Financial Advice

How financing options evolve as your business grows

1Just like different types of cars consume different amounts of fuel, businesses have different financial needs which determine their cash requirements in terms of volumes and frequency. Big corporates will always need more money than smaller businesses due to their mere huge size and hundreds of operations to be run every day. However, in most cases the huge corporations usually have high cash deposits in their bank accounts and they can always borrow and get loans much faster compared to smaller businesses. The small businesses are disadvantaged by their low revenue amounts which restrict their borrowing power from the traditional commercial lenders.

Access to the right form of business financing is therefore a critical issue that small business owners grapple with each day. Different business needs will call for different finance requirement as your small business grows through the different growth stages of a business.

Early stage funding

Initially, you will need to invest in the business yourself as the founder of the business. Funds to kick off your startup will in most cases come from your own personal savings and from borrowed money from family and close friends. At this stage you are still tweaking the business model for your new startup and trying to understand customer needs and customizing your goods or services to what they want. The risk of your business failing is very high and therefore traditional commercial banks will most likely not lend you money to kick-start your venture. Only your close circle of friends and family are able to trust you and support your dream at this stage.

In a few cases, there could be government funding or donor grants that are focused and channeled to pre-revenue startups which you can apply for and access the funding. However, these grants are usually limited and have conditions attached to them; some of which may force you to change your business model if indeed you would like to get the funding. When this is the case, it is advisable to stick with your business model as long as it is solving a client problem satisfactorily; then money will follow later on as you gain traction.

1Growth stage funding

As your startup grows and gains regular customers, your financial needs change too. You’ll need more raw materials to make more products to meet the increasing demand. You might also need to hire more staff or buy more machinery and technology to increase your production capacity. All of this requires money and can put a strain on your cash flow. You might need equipment financing to buy new furniture and machinery, and short-term loans to cover any gaps in your working capital. For instance, if you’re starting a road construction company, you’ll need funds to pay your workers and buy heavy machinery like asphalt distributors, crack sealers, Chip Spreaders, and slurry machines. The sources of financing can vary depending on how much money you need and how long you need to repay it. While this is a simple example, most businesses face similar challenges in their early stages.

With a growing number of regular customers and bulging revenues, traditional commercial banks can be willing to look into your cash flow statements and consider lending to you at this growth stage. However, still, due to the small nature of your business and uncertainty about a sustained growth trajectory, the banks will require collateral and their lending rates will be higher for you than for the larger businesses.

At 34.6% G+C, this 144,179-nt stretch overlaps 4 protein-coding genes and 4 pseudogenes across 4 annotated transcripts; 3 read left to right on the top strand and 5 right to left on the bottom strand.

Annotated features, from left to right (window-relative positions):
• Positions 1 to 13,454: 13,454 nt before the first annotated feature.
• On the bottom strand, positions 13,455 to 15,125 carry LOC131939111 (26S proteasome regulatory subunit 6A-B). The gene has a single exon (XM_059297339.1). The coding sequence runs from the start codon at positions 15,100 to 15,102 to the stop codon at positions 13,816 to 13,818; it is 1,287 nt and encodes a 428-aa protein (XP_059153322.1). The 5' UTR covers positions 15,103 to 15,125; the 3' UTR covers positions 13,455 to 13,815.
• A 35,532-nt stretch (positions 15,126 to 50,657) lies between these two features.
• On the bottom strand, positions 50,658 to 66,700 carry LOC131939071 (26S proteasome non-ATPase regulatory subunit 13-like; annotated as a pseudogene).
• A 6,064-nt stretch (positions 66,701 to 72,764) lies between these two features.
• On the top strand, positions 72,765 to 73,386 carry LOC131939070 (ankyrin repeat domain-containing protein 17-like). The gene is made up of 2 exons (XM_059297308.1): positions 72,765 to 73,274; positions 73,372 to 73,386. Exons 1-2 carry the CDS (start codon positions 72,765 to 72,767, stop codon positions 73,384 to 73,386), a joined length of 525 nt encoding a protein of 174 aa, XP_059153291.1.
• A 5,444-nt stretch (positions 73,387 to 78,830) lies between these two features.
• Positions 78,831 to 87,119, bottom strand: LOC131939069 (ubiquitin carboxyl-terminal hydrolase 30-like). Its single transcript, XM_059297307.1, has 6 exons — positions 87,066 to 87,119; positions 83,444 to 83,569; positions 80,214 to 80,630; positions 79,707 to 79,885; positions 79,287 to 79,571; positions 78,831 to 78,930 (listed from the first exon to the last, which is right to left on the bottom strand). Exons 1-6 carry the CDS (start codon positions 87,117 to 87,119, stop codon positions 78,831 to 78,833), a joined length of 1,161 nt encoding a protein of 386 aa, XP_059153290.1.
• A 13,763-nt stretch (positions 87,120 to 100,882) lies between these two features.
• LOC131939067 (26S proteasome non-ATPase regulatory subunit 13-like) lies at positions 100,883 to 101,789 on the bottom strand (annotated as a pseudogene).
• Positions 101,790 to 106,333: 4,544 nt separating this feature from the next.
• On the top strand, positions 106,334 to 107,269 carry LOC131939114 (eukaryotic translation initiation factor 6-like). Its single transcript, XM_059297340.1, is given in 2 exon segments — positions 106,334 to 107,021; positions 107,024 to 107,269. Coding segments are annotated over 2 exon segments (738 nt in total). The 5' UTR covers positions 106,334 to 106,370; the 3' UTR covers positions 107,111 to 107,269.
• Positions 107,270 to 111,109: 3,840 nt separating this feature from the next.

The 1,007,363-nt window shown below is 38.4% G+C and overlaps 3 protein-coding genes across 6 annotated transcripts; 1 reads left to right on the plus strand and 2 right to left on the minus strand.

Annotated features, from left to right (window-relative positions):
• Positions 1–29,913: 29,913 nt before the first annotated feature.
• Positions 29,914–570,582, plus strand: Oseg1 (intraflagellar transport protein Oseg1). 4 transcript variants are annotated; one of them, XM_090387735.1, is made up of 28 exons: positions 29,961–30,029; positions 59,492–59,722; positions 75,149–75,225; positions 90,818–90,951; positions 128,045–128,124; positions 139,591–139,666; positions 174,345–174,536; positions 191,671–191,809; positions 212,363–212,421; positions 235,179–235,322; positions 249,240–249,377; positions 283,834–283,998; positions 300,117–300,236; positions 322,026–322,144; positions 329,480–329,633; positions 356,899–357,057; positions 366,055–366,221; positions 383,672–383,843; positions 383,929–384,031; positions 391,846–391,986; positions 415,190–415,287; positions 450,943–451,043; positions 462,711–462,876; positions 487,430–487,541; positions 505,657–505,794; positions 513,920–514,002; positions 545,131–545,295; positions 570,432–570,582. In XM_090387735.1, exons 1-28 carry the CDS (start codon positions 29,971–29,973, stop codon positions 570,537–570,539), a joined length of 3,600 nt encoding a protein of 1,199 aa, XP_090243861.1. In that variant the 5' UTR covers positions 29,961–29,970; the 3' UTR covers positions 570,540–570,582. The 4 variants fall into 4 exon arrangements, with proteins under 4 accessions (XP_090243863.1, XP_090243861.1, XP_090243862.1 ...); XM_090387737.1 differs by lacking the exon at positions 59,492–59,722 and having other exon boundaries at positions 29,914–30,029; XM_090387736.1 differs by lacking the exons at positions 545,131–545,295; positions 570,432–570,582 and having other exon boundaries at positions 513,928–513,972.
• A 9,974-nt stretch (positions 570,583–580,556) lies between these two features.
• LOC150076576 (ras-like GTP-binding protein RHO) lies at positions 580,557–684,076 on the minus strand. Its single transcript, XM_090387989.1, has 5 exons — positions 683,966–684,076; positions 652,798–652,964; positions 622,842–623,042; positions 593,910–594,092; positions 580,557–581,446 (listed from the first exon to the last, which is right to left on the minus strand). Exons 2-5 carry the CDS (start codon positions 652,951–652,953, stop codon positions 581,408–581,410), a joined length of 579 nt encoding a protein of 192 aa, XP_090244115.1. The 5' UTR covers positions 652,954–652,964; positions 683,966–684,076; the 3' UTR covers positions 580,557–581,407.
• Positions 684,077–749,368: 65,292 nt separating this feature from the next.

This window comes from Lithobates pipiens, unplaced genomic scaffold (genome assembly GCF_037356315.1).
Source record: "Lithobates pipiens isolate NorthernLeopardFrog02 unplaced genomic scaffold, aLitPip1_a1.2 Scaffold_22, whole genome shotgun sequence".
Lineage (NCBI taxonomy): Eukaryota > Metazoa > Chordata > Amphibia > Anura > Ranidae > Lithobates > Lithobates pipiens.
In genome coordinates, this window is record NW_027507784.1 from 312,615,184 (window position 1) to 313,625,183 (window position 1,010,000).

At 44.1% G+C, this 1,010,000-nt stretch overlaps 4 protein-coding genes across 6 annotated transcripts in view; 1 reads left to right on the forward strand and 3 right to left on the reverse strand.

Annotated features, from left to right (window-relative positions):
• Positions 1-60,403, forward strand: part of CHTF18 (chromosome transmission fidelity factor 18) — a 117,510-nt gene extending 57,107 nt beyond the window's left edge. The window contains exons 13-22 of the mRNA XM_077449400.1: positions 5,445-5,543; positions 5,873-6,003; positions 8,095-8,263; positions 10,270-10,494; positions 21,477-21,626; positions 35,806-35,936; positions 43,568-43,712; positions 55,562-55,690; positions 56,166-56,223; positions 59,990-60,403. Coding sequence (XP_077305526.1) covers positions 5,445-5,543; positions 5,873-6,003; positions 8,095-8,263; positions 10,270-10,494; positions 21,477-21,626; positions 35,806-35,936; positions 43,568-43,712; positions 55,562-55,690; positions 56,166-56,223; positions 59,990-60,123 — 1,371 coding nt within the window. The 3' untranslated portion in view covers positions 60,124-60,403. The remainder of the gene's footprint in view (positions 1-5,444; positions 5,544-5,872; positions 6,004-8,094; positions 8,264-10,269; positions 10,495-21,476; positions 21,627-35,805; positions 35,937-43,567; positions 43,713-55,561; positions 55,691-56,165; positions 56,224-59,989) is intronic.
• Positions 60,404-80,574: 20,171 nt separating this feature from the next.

Alternatively, you can get funding from angel investors and venture capitalists interested in early stage businesses. Funding from these two sources should channeled to long-term capital projects that will generate huge return in the long-run; enough to cover the cost of the funds and repay the investors when their investment period ends.

Expansion stage funding

Organically, your small business will at some point outgrow its local market and thereby create a need for expansion to other regions and markets. When expansion comes knocking, you need to have very strong financial muscle to roll it out. Opening a new branch for your business in a different region or market comes with extra costs such as new business premises, furniture, equipment and machines. You will also need additional employees and the local government might require you to have additional licenses too. To cover all these costs, you will need to think strategically about how you will raise the financing for the expansion project without hemorrhaging your small business.

1At this level you will have proved your business model and your cash flow statement will have expanded hence commercial banks will be willing to lend to you. If you decide to get a loan from the banks, you will need to get a long term loan since the expansion plan is a capital intensive undertaking that will take a long time before it fully recoups the initial investment put into it.

With a growing and promising business, additional financing sources from venture capitalists and private equity firms can help you accelerate your expansion. On the other hand, you could opt for an acquisition or merger with an existing similar business in your new target market in order to cut down on your expansion costs.

Before approaching any source of funding for your business, it is therefore prudent to first analyze your financial needs and assess whether they are long term or short term; then go ahead and match the source of your business financing with your specific business needs.